With Governor Pat Quinn’s signature on November 20th, Illinois is now the 16th state in the US to recognize same-sex marriage. This means that on both a state and Federal level, same-sex marriage has the same rights, responsibilities, and guarantees as a marriage between a man and a woman. It also means that same-sex couples can dissolve their marriages with the same amount of stress and uncertainty as different-sex couples. But while the fight for equal rights to marriage is the most visible, the fight for equal rights to divorce is part of that struggle. And for couples in any of the states that do not recognize same-sex marriage, the fight goes on.
Associated Press is reporting that Lauren Beth Czekala-Chatham was denied a divorce from her spouse of 4 years because the state in which she filed, Mississippi, does not recognize same-sex marriage. Lauren and her spouse, Dana Ann Melancon, traveled to California to get married in 2008. While they are married in the eyes of California, the many states that recognize gay marriage, and the Federal government, they were never married according to Mississippi.
There are many implications for same-sex married couples unable to get a divorce. The most immediate is division of property. Under Illinois law, most property obtained by the couple during the life of the marriage is deemed “marital property,” which is either divided up equally between the spouses, or sold and the proceeds split. If the couple was never legally married, then the ownership of the property would be in dispute.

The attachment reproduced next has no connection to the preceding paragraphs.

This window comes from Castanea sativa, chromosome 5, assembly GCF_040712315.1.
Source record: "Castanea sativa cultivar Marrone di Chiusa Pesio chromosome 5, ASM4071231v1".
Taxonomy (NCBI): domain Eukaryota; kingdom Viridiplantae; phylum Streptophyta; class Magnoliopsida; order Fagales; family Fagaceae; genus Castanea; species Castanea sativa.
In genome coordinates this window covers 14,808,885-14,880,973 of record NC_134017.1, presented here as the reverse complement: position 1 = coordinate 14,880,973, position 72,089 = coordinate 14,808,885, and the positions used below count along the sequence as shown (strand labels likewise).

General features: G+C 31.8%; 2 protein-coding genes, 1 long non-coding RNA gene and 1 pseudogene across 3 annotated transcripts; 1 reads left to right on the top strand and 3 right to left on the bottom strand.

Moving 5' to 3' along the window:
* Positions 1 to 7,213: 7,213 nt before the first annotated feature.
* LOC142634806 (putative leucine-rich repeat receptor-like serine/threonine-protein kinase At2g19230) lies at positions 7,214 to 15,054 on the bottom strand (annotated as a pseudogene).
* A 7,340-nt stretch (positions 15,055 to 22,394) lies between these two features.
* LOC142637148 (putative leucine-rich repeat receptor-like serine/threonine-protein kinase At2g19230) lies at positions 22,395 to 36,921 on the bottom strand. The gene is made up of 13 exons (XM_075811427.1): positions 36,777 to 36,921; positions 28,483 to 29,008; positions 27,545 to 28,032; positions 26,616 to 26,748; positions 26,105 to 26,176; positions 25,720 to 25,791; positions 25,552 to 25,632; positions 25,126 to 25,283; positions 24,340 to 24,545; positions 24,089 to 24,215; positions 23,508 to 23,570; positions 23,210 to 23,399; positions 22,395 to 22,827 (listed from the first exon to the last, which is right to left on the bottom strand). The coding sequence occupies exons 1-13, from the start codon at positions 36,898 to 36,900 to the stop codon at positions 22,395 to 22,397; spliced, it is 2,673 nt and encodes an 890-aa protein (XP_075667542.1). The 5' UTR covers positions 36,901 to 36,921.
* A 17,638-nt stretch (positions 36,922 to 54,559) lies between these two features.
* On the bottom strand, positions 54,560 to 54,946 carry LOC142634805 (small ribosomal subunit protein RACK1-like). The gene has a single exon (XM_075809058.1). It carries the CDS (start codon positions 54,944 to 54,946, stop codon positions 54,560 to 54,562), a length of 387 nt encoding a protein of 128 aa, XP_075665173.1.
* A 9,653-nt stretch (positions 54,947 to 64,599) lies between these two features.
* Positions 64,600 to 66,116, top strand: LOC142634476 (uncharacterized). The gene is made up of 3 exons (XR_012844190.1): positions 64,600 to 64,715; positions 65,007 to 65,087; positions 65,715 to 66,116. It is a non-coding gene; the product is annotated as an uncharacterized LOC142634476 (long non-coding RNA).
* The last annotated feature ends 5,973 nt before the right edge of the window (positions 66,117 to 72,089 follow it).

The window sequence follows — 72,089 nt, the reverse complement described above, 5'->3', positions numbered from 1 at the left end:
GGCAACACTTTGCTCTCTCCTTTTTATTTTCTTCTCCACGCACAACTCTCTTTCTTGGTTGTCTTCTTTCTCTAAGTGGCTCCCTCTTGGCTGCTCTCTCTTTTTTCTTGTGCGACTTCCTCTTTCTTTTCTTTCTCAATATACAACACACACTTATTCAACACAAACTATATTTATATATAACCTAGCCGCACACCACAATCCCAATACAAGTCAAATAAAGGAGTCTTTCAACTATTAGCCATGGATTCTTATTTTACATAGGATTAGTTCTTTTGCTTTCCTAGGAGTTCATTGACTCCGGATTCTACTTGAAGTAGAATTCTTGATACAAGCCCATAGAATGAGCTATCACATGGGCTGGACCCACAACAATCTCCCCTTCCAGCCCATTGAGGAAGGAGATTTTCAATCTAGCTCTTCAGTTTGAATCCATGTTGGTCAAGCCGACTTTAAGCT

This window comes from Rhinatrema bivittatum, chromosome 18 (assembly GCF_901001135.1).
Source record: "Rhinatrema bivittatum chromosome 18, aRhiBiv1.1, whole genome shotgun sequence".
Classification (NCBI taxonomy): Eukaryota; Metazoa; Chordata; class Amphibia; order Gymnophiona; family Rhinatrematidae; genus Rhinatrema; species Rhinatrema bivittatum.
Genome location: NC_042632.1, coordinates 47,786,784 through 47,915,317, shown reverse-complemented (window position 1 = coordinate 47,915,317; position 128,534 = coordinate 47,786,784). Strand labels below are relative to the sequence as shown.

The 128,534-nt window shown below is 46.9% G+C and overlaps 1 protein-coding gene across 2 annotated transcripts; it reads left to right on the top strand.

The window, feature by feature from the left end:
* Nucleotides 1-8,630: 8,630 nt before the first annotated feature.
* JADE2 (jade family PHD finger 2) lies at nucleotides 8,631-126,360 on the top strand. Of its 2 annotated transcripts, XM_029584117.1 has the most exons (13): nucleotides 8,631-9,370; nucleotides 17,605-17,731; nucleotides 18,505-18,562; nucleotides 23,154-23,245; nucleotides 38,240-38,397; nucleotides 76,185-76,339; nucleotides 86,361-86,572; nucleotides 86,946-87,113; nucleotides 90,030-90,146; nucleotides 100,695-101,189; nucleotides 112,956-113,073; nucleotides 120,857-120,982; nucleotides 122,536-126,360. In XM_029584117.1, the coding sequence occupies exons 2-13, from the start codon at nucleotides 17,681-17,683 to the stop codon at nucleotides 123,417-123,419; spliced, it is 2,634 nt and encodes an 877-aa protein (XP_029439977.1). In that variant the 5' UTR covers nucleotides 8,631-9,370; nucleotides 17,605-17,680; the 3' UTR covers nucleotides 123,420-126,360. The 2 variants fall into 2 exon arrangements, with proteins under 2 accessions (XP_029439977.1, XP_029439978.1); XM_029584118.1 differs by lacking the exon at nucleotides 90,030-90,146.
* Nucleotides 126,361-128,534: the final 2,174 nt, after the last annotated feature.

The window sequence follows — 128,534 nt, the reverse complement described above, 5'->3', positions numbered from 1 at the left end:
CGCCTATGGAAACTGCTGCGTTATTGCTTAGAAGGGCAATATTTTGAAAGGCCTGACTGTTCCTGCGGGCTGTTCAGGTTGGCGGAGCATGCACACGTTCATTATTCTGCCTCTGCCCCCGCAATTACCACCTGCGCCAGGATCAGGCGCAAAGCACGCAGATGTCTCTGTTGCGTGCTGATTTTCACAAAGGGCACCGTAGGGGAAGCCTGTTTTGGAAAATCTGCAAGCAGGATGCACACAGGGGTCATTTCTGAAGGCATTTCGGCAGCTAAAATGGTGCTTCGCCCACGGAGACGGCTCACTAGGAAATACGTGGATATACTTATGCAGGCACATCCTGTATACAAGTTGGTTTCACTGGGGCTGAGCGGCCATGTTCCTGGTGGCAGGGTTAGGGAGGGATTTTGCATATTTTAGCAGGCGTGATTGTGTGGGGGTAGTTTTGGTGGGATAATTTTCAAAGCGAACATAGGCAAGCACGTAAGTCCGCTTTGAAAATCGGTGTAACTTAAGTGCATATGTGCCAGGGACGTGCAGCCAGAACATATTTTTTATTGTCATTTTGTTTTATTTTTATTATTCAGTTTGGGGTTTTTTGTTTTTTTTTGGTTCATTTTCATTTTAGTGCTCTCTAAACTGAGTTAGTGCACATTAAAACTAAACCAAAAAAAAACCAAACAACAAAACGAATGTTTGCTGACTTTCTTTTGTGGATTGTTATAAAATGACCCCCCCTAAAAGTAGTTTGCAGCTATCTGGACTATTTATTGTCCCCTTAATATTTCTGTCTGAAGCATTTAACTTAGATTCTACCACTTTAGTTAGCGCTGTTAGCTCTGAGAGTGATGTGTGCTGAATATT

Another issue is alimony, or spousal support. In Illinois, spousal support is money provided from one spouse to the other to help ease the transition from married life into single life. However, if there was no marriage, then there is no “spouse” to offer support.
Czekala-Chatham and Melancon settled their dispute over property with the help of their attorneys. However, it would have been far easier for the couple if they had access to the resources traditionally made available to married couples. In addition to that, the two women may still actually be married.
Not Married in MS; Still Married in CA?
Mississippi refused the two women a divorce, because the state believes they were never married to begin with. But does that mean they are still married in California?
Under Illinois law, any marriage recognized by any other state is valid in Illinois. After July 1st, when same-sex marriage will be recognized in Illinois, this will be true of out-of-state gay marriages as well. Subsequently, if these two women never had their marriage dissolved, they would still be legally married.
This does not mean that they would have to act married, but it would have repercussions if they ever wished to marry again. Bigamy is a crime in many jurisdictions. Bigamy also renders void any marriage that comes later. In order to proceed with a new marriage, the old marriage must be dissolved, which may mean establishing residency in a state that recognizes same-sex marriage, which in Illinois is 90 days. For someone living in Mississippi, this could be an insurmountable hardship.
Marriage and Divorce in Illinois
Whether you are considering marriage or divorce in Illinois, the path is fraught with potential legal pitfalls. A prenuptial agreement can protect you before marriage; an experienced attorney can fight for you during divorce. If you are contemplating marriage or divorce, contact an experienced Illinois family lawyer today.
Whether you are going through a divorce, injured in an accident, need to file a workers' compensation claim, charged with a crime, immigrating to the United States, or need to file for bankruptcy, Mevorah & Giglio Law Offices can help. Our trial lawyers have over 40 years of experience helping clients throughout Northern Illinois from 3 offices in Lombard, Bloomindale, and Naperville.
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